Obviously, one explanation could well be that the methodology of the study was not robust enough to identify this relationship (although I am certain that had a positive relationship been found, this study would  have been widely paraded as conclusive evidence to support the immediate ban of SSBs).

On the other hand, a rather simple explanation for this finding may be that no such relationship exists. Indeed, it is scientifically not at all unreasonable, when your data fail to support your hypothesis, to question the hypothesis.

This is not to say that copious consumption of SSBs may not be detrimental to health – that may well be the case.

But it does seem that the popular story line suggesting that SSBs are anywhere as important a “cause” of the obesity epidemic as proponents of this hypothesis make them out to be, certainly needs to be taken with a grain of salt.

This issue becomes even more important, if such efforts distract us from identifying and addressing the “real” causes of the problem (which I am willing to wager, in the end, may well have surprisingly less to do with either diet or physical activity than we think).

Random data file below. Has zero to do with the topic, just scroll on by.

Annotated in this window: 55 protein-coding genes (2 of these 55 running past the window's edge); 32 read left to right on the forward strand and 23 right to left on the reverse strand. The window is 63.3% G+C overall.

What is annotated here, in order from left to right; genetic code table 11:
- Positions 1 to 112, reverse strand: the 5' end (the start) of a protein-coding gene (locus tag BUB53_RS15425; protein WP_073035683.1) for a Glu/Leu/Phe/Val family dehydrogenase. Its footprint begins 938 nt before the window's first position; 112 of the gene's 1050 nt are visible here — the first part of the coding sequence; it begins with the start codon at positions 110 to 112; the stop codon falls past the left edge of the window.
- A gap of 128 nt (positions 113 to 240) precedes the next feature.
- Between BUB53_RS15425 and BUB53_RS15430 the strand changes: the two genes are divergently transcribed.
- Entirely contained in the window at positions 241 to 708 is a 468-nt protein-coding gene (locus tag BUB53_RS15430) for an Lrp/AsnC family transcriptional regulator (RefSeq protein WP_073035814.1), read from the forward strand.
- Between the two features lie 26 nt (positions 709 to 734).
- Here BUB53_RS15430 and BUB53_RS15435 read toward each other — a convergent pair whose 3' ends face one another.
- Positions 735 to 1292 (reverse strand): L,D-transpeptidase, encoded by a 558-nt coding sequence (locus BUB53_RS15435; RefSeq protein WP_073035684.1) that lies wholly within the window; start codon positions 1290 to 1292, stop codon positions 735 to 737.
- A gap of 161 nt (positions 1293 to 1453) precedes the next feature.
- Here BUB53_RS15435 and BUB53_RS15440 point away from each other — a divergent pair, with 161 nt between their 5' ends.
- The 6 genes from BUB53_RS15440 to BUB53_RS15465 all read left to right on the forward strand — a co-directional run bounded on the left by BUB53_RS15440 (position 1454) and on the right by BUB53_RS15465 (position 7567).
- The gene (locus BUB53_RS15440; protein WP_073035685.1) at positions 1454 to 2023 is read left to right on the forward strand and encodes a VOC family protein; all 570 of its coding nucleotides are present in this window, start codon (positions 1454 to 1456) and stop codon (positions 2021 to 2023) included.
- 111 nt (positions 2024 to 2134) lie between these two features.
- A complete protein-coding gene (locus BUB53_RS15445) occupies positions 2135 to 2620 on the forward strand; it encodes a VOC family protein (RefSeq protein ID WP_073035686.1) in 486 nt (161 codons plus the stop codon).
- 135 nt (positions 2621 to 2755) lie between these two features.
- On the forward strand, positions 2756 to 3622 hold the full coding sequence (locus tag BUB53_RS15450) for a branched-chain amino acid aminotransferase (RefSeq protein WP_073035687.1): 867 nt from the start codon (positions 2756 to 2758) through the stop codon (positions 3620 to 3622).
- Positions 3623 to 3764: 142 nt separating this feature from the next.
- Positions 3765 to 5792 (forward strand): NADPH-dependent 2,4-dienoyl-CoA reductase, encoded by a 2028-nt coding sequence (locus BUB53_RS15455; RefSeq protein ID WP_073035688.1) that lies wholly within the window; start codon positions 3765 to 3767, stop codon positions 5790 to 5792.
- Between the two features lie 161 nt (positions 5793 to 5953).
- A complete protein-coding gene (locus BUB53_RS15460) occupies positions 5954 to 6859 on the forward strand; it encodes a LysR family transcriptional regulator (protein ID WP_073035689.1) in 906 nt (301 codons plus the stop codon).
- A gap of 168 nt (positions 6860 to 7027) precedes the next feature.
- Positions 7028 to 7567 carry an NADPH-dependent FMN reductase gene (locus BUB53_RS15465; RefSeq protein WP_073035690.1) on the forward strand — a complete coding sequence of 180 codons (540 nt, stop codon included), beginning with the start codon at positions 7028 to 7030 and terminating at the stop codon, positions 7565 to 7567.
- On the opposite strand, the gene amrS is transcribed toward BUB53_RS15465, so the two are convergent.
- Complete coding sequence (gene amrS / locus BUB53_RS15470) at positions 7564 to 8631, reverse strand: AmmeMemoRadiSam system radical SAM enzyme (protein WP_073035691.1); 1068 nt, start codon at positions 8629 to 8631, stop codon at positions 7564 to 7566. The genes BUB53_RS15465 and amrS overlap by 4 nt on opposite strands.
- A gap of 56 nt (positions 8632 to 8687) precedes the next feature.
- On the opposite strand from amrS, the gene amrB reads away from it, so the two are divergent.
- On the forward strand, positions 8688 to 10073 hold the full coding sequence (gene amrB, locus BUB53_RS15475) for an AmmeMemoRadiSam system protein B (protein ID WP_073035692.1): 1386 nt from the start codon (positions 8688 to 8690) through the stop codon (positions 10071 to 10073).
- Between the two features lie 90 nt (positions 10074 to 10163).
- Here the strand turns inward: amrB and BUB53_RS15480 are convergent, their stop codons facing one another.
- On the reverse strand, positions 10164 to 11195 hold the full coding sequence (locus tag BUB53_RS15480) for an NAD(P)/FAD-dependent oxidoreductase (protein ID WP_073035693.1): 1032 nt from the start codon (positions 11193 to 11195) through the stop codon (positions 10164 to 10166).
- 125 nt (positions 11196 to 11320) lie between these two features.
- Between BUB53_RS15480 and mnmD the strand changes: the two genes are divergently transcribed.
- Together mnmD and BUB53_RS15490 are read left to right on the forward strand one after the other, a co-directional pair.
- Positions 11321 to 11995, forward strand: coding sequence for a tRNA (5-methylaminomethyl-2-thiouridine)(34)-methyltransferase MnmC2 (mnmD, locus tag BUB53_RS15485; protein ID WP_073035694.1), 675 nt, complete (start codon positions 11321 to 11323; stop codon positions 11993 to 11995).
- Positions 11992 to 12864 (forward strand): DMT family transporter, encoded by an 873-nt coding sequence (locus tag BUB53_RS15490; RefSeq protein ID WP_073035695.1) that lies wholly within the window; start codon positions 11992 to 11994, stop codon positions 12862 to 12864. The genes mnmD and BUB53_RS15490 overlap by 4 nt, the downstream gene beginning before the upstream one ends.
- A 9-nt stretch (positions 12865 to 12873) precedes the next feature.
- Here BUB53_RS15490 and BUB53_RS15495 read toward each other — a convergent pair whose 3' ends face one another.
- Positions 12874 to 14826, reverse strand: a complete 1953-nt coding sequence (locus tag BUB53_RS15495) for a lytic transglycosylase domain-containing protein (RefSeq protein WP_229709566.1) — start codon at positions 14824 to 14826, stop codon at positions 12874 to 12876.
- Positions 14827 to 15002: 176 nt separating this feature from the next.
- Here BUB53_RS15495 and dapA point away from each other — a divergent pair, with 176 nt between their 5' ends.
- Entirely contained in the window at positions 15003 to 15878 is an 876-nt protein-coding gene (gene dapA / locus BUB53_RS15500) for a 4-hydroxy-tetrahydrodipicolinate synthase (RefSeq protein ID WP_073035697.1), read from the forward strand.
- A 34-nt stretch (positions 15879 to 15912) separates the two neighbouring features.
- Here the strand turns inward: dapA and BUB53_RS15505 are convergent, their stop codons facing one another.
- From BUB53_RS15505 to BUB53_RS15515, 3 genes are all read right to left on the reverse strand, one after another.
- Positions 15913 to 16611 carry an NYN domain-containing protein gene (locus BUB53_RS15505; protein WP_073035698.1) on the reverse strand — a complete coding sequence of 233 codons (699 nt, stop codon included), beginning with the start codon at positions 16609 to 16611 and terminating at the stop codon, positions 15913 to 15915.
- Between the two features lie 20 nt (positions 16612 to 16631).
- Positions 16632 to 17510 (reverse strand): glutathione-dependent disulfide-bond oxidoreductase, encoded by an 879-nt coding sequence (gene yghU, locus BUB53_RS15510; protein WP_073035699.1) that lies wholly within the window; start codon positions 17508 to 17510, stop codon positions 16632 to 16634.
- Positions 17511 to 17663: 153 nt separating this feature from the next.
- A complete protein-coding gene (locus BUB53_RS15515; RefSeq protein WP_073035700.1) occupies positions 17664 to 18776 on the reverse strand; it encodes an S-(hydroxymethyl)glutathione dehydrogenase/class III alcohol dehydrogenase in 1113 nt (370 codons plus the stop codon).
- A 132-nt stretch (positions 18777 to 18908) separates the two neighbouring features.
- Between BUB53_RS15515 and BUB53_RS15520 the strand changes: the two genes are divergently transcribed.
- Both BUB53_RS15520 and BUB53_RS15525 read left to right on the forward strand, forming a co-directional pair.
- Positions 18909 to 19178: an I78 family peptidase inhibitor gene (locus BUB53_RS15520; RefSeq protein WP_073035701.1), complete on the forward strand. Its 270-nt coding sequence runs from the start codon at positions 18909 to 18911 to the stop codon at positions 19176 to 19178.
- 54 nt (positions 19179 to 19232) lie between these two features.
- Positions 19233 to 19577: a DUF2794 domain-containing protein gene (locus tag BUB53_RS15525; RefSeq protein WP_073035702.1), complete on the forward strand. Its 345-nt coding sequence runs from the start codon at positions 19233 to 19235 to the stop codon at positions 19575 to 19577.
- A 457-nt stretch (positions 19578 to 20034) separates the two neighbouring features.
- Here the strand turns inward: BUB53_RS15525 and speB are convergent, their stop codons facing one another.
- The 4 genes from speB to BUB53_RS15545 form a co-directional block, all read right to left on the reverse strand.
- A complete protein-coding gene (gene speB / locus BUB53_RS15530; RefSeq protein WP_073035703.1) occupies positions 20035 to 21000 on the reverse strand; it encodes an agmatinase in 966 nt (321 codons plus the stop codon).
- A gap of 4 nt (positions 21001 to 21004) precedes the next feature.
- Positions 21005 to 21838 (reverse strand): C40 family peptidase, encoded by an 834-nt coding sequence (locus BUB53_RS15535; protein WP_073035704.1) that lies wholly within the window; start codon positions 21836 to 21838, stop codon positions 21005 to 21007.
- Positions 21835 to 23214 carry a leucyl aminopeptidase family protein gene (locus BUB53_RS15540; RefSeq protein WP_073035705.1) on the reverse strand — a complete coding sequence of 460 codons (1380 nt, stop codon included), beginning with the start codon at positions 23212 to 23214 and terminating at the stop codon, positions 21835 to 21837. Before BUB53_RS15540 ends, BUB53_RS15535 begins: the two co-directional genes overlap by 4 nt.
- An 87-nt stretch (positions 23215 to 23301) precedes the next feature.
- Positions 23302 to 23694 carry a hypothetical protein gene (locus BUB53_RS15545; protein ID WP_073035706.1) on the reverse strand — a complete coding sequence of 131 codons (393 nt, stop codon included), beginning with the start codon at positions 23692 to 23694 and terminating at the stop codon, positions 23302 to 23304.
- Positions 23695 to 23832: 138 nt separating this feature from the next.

@DrSharma
Edmonton, AB

7 Comments

  1. Hello Dr Sharma,
    I just read with interest your last entry blog about SSB and it’s link to obesity. I was talking about this with my colleagues and some said that you receive money from Coke and that is why you are saying there is no link. I was curious to know your point of view.
    Thank you,

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    • Haha – I wish! Nope, the post doesn’t actually say SSBs are good for you, just that the link to obesity may not be as scientifically robust as many people think. And of course I counsel my patients to cut SSBs from their diet. I just think that it is interesting how people develop these strong opinions on things and when you look at the actual science, you wonder what these opinions are based on.